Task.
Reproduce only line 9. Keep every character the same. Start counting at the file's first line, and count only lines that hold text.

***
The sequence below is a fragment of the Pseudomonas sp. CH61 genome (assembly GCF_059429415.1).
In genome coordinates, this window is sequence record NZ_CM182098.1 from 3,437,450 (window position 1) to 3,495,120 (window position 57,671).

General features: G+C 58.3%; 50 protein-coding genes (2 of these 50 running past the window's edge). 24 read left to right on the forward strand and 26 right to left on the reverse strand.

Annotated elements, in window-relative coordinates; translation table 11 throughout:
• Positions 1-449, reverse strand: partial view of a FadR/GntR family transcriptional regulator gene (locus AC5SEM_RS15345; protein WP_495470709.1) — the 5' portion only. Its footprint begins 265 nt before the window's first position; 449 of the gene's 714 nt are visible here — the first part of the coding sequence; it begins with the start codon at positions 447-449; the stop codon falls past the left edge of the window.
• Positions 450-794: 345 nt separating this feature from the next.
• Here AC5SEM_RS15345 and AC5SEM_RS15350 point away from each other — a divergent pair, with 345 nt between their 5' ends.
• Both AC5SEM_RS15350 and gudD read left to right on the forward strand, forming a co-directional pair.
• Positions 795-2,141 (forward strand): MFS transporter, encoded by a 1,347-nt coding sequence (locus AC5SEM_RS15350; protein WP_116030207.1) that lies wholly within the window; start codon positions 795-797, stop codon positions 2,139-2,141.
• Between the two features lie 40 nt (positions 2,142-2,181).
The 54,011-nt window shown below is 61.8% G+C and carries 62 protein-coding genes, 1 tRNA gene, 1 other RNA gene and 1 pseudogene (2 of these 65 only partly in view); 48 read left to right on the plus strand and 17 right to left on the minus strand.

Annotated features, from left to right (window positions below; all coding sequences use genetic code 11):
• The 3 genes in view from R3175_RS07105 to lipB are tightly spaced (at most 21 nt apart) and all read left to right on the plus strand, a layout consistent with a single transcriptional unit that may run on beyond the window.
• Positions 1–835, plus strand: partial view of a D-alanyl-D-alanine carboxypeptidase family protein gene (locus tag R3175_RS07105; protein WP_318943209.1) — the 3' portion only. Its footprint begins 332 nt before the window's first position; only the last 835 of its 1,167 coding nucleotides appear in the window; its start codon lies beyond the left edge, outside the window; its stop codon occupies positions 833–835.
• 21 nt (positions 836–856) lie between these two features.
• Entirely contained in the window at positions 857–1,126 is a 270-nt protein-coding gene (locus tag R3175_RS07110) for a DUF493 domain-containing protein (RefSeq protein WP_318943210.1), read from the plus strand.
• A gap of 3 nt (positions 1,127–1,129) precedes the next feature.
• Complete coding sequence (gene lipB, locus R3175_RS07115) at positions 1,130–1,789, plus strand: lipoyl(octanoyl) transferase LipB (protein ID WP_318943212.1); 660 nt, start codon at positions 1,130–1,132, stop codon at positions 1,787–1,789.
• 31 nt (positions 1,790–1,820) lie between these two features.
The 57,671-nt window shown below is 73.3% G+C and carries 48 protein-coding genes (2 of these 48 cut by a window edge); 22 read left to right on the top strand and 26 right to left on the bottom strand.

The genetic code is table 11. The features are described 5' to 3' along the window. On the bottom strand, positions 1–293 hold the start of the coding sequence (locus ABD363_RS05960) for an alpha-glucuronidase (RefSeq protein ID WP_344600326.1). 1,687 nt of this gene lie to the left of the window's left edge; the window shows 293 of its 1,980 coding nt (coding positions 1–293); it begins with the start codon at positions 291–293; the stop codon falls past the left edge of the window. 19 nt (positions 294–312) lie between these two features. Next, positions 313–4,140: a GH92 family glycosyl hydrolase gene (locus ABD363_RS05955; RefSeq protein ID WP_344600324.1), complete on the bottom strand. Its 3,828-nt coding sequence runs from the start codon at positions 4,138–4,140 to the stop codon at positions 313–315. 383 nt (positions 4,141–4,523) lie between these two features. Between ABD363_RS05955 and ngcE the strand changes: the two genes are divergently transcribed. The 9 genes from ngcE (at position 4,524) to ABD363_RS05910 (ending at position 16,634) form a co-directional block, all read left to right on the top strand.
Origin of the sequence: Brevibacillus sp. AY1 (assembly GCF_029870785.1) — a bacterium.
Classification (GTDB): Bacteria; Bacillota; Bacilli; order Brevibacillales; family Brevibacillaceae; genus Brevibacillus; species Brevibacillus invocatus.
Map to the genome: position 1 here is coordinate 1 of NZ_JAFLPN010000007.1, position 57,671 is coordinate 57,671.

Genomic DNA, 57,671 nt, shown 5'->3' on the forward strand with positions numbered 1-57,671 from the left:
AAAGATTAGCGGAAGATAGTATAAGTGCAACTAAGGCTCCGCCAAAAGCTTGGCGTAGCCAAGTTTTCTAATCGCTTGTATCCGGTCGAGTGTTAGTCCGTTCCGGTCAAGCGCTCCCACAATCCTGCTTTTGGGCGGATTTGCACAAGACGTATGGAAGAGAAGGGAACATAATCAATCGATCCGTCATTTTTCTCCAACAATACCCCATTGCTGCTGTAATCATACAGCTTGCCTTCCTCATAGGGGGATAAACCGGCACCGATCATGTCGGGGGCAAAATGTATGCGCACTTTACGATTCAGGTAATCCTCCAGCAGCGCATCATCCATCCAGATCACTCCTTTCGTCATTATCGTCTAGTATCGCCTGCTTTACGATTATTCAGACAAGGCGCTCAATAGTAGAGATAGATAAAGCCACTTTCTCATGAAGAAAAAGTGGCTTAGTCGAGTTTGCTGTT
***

• Positions 795-2,141 (forward strand): MFS transporter, encoded by a 1,347-nt coding sequence (locus AC5SEM_RS15350; protein WP_116030207.1) that lies wholly within the window; start codon positions 795-797, stop codon positions 2,139-2,141.